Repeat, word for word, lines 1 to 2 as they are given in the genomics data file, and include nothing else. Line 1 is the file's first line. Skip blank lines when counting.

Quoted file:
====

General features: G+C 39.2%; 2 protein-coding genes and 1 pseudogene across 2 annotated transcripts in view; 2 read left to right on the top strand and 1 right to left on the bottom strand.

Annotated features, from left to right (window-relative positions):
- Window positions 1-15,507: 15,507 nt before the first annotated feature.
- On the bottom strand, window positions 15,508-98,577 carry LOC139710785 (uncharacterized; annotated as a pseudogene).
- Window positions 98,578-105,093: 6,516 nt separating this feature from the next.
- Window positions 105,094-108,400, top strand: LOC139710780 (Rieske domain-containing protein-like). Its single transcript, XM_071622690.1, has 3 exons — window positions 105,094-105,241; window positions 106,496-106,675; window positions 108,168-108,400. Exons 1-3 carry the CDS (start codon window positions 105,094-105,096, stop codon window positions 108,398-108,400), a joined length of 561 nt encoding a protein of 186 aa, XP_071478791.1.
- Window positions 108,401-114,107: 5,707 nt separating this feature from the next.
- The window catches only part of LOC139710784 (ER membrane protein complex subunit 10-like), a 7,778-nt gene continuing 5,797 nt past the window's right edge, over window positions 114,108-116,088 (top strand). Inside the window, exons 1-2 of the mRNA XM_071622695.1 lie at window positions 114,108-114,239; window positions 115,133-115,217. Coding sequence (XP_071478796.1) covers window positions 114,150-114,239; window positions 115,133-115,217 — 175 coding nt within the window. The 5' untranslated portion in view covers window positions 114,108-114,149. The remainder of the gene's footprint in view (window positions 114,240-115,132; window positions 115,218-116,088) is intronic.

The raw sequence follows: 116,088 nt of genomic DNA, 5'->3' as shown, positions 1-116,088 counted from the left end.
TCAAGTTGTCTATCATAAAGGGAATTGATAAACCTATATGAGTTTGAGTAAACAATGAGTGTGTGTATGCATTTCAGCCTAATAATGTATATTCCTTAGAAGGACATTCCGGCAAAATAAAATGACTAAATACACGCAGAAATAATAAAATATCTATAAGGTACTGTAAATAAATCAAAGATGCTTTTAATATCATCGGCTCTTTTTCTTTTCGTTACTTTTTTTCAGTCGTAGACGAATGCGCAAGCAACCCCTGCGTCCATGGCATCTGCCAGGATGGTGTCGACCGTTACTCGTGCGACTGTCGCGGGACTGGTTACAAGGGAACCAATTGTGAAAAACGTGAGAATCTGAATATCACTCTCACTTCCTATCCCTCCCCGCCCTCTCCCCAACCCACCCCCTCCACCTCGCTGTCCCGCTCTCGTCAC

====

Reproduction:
General features: G+C 39.2%; 2 protein-coding genes and 1 pseudogene across 2 annotated transcripts in view; 2 read left to right on the top strand and 1 right to left on the bottom strand.

Annotated features, from left to right (window-relative positions):